In 1828, the Connecticut Supreme Court "ruled that disbelievers in accountability to God or in an afterlife were not competent witnesses."[169] Indeed, as late as 1939, five states and the District of Columbia excluded the testimony of those professing a disbelief in God, and, in a dozen or so additional states, the testimony of nonbelievers was subject to attack on the ground that one's credibility was impaired by irreligion or a lack of belief in a deity.[170] Oaths on the Bible are still standard fare in American courtrooms today; witnesses, grand jurors, prospective petit jurors, and interpreters are all asked to swear to tell the truth, "so help me God."[171]

What the Founding Fathers believed about "infidels."

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1. The Westminster Confession of Faith, ch. xxii.i., cf. The Larger Catechism, Q. 108.  [Back to text]

2. Ibid., ch. xxii.ii; cf. Larger Catechism Q. 108. (one of "the duties required in the second commandment," citing "Deut. vi. 13. Thou shalt fear the Lord thy God, and serve him, and shalt swear by his name." (Emphasis in Catechism)).  [Back to text]

3. in William W. Story, ed., Life and Letters of Joseph Story (Boston: Little & Brown, 1851) vol. II, pp. 8-9. Cited in David Barton, Original Intent (Aledo, TX: Wallbuilders, 1996) p. 38. "Credit," means here "trust" (from the Latin, credo," I believe").  [Return to text]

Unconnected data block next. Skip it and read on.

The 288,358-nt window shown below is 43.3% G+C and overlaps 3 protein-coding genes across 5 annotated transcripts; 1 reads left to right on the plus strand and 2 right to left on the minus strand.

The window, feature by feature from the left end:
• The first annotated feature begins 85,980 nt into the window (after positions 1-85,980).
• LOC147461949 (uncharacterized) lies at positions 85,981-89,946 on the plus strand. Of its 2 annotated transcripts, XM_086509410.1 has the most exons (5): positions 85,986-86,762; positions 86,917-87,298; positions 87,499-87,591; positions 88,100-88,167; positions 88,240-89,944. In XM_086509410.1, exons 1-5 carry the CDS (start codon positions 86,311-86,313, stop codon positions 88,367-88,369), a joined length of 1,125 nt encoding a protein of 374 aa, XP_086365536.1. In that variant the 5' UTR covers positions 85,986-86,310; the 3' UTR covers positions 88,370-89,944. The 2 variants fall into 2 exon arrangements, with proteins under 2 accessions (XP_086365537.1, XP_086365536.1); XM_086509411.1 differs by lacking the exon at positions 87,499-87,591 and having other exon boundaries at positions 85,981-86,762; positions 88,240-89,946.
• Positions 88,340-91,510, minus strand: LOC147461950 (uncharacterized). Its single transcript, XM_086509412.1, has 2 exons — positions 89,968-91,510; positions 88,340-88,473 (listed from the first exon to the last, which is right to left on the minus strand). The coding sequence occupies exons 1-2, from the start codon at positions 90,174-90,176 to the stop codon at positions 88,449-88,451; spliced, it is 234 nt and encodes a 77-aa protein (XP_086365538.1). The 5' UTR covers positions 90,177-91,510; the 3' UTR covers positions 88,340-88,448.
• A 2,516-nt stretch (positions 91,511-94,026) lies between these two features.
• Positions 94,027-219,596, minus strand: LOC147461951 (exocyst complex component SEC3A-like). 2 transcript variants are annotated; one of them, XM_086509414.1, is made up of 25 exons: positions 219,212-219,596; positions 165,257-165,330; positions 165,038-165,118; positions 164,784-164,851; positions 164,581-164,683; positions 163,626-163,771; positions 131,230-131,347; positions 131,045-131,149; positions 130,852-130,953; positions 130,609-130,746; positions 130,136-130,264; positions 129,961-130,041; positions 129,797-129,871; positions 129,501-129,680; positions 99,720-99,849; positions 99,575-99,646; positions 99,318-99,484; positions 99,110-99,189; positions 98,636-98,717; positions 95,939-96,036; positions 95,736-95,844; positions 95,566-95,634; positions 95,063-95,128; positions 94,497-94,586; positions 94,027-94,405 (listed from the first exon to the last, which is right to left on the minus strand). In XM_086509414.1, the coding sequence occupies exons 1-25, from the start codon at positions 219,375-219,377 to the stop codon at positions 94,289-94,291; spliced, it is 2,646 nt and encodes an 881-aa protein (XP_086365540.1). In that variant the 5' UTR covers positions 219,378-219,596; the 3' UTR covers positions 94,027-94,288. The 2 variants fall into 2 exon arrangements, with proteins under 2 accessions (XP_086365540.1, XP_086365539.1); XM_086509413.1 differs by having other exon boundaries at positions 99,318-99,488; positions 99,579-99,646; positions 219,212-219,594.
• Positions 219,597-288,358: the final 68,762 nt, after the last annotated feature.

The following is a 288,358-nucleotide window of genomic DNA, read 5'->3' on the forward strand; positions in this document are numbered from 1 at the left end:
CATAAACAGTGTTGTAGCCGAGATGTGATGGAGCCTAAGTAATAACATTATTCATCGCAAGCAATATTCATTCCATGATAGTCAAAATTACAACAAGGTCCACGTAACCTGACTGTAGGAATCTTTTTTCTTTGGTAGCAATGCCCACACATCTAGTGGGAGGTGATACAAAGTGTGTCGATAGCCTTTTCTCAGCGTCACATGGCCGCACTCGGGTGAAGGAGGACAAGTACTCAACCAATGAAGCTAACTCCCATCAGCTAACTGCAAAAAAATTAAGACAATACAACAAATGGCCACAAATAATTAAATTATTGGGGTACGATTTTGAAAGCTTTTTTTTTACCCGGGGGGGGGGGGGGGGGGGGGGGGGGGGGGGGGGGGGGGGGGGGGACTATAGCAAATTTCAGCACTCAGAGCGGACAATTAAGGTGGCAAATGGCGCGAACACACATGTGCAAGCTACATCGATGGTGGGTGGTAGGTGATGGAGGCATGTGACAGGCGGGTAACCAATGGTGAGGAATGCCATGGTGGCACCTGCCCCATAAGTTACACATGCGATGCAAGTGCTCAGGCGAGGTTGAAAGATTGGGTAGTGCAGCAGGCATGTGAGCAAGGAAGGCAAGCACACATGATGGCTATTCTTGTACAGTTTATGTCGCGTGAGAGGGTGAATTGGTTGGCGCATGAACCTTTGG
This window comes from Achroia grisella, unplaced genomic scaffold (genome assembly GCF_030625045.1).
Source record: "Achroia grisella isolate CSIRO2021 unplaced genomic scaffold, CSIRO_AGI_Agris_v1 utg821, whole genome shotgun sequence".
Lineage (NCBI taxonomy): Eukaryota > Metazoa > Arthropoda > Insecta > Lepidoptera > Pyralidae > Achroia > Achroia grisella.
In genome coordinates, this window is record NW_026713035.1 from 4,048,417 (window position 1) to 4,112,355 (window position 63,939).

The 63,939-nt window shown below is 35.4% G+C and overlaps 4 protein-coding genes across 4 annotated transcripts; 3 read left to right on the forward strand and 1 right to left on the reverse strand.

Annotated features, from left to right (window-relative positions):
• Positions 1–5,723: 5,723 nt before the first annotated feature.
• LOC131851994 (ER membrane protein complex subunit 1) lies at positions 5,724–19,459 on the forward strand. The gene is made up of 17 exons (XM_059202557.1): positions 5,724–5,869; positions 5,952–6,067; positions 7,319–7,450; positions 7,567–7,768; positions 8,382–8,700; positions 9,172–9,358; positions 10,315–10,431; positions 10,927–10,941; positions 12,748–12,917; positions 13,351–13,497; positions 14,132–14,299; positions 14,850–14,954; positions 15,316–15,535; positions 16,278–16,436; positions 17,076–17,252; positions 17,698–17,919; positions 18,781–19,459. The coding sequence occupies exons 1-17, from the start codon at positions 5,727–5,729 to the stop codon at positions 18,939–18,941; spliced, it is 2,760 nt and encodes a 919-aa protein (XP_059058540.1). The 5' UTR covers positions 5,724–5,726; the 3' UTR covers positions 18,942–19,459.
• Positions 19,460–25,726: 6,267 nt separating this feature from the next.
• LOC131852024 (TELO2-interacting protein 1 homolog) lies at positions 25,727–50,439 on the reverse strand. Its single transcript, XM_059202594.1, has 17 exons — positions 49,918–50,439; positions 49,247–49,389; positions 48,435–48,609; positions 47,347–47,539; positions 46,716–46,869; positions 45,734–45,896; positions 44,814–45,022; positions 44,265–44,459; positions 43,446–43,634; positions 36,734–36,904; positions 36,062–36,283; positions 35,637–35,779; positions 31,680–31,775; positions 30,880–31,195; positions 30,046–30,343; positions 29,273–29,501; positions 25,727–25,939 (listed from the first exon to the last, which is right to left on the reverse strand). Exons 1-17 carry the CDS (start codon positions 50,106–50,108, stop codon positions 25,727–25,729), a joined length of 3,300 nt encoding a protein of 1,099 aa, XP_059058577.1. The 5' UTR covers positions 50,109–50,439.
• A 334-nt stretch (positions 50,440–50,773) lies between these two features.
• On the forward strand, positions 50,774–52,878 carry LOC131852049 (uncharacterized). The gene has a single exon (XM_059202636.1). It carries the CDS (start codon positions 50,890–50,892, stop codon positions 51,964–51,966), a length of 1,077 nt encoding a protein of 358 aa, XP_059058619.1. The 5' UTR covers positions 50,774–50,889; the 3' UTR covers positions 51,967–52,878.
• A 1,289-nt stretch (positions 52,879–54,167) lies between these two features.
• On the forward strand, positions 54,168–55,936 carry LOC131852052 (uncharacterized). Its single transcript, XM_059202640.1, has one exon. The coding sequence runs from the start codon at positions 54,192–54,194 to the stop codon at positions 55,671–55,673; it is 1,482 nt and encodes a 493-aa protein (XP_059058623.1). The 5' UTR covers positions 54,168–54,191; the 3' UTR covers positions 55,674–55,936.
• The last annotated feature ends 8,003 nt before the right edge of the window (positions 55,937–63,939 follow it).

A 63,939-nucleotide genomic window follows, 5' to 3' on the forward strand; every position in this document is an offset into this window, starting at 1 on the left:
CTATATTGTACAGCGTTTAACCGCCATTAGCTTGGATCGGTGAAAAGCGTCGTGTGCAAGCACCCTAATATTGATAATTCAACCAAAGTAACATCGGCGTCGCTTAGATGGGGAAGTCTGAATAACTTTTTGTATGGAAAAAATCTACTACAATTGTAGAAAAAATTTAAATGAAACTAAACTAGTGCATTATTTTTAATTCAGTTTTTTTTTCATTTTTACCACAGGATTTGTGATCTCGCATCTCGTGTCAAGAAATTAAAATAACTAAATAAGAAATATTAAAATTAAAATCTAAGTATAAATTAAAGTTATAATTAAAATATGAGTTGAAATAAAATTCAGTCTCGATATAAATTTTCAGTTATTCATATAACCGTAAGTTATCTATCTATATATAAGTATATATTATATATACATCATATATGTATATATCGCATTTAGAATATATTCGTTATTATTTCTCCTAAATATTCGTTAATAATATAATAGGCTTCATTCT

4. A.A. Hodge, The Confession of Faith, 287 (1869 [1978]). Hodge was a professor at Princeton, 1877-86.  [Back to text]

5.John Locke, Treatise of Civil Government and A Letter Concerning Toleration, Chas. Sherman ed., (NY: Appleton-Century, 1937) pp. 212-13.  [Back to text]

6. A. de Tocqueville, 1 The Republic of the United States of America and Its Political Institutions, Reviewed and Examined, 12 (H. Reeves, trans., 1851). Cited in D. Barton, Myth of Separation, p. 81-82.  [Back to text]

7. Steven B. Epstein, "Rethinking the Constitutionality of Ceremonial Deism," 96 Columbia Law Review 2083, 2110-12 (1996).  [Back to text]

Prof. Epstein's Notes

156. See [Anson Phelps] Stokes & [Leo] Pfeffer, [Church and State in the United States (1964)] at 489.  [Back to text]

157. Richard Whitcombe, An Enquiry into Some of the Rules of Evidence Relating to the Incompetency of Witnesses 38-39 (1824)  [Back to text]